Last weekend was the grand fraternity fest in Denver, known as the Great American Beer Festival. Congratulations to all the winners in the 84 (!) categories from German-style Alt Bier to Smoke Beer to Gluten-free Beer.
Finally, it’s always fun to have the mayors of competing cities place ” food wagers” on sporting events. This week the San Francisco Giants and St. Louis Cardinals face each other in the National League Championship Series. Two cities with great baseball histories and culinary histories, what do mayors Ed Lee (San Francisco) and Francis Slay (St. Louis) wager? Interesting side note, yours truly has been to St. Louis, a few years ago, and it happened to be with the Giants.
If the Giants (come back) and win the series, Lee receives toasted ravioli, St. Louis barbeque, and Budweiser from St. Louis.
If the Cardinals win the series, Slay receives from San Francisco some Anchor Steam and dim sum.
Better deal? St. Louis would receive the better brew. It’s a toss up for the food, with toasted ravioli worth skipping. But dim sum from Yank Sing or barbeque from Pappy’s Smokehouse? That’s a coin flip.
If I were mayors of both cities…
St. Louis receives: Yank Sing’s dim sum, Pacific Brewing Lab’s Hibiscus Saison, Bi-Rite Creamery’s salted caramel ice cream, carnitas and corn tortillas from Nopalito, Flour + Water’s pasta tasting menu, Four Barrel’s coffee, and plenty of Dungeness crab from Swan Oyster Depot. Let’s throw in some Napa and Sonoma wines too, along with a few heads of Little Gem lettuce, Hog Island oysters, and Niman Ranch meat too.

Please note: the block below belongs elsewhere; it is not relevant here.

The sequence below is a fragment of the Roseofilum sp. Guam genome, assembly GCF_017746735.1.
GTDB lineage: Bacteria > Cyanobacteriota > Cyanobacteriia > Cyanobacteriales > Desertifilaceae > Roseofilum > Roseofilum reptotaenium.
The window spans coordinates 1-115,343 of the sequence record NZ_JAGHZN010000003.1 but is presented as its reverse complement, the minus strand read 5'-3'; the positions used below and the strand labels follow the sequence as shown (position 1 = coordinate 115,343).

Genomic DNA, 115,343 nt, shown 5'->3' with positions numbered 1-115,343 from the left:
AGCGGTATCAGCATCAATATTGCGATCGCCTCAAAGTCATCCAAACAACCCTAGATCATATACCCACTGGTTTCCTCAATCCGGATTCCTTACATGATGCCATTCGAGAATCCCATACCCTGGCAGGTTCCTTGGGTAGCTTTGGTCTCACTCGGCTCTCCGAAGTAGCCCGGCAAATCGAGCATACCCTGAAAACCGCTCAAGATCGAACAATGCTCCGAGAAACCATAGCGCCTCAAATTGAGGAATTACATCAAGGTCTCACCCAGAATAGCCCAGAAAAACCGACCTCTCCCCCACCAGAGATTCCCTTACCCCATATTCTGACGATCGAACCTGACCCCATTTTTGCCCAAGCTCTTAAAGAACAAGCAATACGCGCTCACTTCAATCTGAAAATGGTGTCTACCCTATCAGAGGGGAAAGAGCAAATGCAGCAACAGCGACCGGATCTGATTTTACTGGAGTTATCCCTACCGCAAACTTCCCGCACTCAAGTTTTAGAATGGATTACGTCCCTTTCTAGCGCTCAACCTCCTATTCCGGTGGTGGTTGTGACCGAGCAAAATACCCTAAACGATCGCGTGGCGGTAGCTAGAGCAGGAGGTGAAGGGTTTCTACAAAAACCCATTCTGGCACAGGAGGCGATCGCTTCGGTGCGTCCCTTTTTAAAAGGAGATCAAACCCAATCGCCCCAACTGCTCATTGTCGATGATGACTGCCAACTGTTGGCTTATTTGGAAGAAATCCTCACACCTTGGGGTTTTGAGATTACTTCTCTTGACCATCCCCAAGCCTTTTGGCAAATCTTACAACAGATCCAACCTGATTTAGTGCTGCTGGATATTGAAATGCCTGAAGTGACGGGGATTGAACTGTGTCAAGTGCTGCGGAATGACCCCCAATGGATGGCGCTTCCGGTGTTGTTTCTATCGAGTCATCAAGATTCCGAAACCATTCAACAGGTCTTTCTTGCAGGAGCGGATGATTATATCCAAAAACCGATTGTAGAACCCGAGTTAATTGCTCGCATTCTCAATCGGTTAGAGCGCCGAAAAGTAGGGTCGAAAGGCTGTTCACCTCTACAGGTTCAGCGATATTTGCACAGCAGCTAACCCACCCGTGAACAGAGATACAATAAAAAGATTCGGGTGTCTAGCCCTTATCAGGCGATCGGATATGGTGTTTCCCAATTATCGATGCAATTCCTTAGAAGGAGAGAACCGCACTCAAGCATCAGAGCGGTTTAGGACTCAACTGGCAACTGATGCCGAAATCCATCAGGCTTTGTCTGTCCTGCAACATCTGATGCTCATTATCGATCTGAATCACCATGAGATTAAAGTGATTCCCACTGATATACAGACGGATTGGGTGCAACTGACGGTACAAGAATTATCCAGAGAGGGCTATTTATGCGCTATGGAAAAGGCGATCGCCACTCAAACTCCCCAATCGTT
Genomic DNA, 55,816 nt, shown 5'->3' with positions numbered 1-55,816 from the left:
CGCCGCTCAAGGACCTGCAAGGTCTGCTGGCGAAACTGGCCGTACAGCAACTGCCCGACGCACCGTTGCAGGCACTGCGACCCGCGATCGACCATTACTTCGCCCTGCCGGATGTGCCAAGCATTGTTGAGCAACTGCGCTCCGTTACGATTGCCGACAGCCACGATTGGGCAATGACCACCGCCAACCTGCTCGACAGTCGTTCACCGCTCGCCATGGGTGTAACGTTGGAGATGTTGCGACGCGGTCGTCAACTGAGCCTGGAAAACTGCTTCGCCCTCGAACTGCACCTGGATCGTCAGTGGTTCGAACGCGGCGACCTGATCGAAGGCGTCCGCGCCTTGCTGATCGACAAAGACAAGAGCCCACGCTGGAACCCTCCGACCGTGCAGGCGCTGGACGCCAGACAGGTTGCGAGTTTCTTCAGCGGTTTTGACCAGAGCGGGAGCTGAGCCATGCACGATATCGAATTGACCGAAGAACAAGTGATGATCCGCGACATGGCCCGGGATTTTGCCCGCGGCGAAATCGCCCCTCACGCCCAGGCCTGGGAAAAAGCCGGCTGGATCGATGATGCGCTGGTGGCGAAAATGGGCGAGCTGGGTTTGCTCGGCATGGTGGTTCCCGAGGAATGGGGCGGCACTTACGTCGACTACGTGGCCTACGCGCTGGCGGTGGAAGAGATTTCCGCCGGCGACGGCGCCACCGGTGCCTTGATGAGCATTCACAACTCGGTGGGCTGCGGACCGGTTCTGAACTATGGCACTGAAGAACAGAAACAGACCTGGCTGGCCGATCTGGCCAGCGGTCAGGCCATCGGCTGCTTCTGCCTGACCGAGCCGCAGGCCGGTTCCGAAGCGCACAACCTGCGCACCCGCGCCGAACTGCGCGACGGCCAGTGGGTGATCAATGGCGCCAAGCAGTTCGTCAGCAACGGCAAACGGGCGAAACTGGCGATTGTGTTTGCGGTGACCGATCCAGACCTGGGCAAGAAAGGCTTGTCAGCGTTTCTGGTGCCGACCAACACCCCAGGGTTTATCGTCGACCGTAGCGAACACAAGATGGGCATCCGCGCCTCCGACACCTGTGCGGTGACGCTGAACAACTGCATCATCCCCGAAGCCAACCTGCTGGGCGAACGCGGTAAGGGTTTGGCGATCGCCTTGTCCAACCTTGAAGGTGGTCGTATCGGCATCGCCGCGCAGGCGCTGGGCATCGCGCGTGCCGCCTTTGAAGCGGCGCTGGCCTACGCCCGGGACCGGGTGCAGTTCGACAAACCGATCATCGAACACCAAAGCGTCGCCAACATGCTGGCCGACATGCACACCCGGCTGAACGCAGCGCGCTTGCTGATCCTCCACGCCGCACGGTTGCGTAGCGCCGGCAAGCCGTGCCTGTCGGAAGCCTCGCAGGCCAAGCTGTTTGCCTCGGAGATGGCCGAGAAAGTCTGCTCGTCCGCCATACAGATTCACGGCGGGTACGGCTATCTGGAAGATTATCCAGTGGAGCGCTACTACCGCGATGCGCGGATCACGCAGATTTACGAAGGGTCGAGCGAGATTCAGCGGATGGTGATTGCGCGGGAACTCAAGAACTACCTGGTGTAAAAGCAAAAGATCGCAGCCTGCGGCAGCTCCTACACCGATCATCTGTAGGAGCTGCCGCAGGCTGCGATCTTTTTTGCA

O.K., Anchor has the history and best represents the city, but this saison is currently the most interesting beer being brewed in the city. And it’s very representative of the city’s small batch artisan culture too. We can debate forever about the best coffee and Mexican food in San Francisco. These are my picks after extensive tastings. We can all agree, St. Louis would love both of these.
San Francisco receives: Pappy’s pork ribs, brews from Schlafly, Ted Drewes’ concretes, Gus’s pretzels, any dessert from Niche, pizza from Pi, and an assortment from “The Hill.”
I’m no St. Louis dining expert, so I’d love to hear what residents would choose. We have nothing in the Bay Area even close to Pappy’s or the famed Ted Drewes. Nor do we even have pretzels to compete with Gus’, especially at the price (sub $1). The $5 soft pretzel at St. Vincent in San Francisco is the closest the city has. I adored everything at Niche with the desserts making me want to open a west coast outpost of Niche. And forget the toasted ravioli. Mayor Lee would love some sandwiches and cannolis from Amighetti’s and Adriana’s.
On that note, go Giants!